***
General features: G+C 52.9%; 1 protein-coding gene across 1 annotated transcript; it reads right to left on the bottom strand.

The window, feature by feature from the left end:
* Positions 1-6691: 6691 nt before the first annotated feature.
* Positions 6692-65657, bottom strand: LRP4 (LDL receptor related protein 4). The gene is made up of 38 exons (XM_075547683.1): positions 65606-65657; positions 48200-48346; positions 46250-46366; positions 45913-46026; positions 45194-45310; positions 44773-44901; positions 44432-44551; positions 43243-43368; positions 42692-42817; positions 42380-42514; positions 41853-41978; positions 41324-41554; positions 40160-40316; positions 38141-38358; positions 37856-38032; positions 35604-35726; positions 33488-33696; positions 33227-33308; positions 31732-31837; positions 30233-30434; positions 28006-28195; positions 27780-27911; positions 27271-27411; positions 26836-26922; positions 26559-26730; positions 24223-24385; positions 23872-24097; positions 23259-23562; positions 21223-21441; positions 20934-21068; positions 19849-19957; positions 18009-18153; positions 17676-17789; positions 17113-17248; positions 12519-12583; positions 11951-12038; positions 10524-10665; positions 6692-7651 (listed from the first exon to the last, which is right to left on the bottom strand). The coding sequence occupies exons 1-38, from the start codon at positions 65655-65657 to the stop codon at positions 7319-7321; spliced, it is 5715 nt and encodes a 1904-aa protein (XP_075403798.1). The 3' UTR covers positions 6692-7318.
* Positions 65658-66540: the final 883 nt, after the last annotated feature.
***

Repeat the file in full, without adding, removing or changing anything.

General features: G+C 52.9%; 1 protein-coding gene across 1 annotated transcript; it reads right to left on the bottom strand.

The window, feature by feature from the left end:
* Positions 1-6691: 6691 nt before the first annotated feature.
* Positions 6692-65657, bottom strand: LRP4 (LDL receptor related protein 4). The gene is made up of 38 exons (XM_075547683.1): positions 65606-65657; positions 48200-48346; positions 46250-46366; positions 45913-46026; positions 45194-45310; positions 44773-44901; positions 44432-44551; positions 43243-43368; positions 42692-42817; positions 42380-42514; positions 41853-41978; positions 41324-41554; positions 40160-40316; positions 38141-38358; positions 37856-38032; positions 35604-35726; positions 33488-33696; positions 33227-33308; positions 31732-31837; positions 30233-30434; positions 28006-28195; positions 27780-27911; positions 27271-27411; positions 26836-26922; positions 26559-26730; positions 24223-24385; positions 23872-24097; positions 23259-23562; positions 21223-21441; positions 20934-21068; positions 19849-19957; positions 18009-18153; positions 17676-17789; positions 17113-17248; positions 12519-12583; positions 11951-12038; positions 10524-10665; positions 6692-7651 (listed from the first exon to the last, which is right to left on the bottom strand). The coding sequence occupies exons 1-38, from the start codon at positions 65655-65657 to the stop codon at positions 7319-7321; spliced, it is 5715 nt and encodes a 1904-aa protein (XP_075403798.1). The 3' UTR covers positions 6692-7318.
* Positions 65658-66540: the final 883 nt, after the last annotated feature.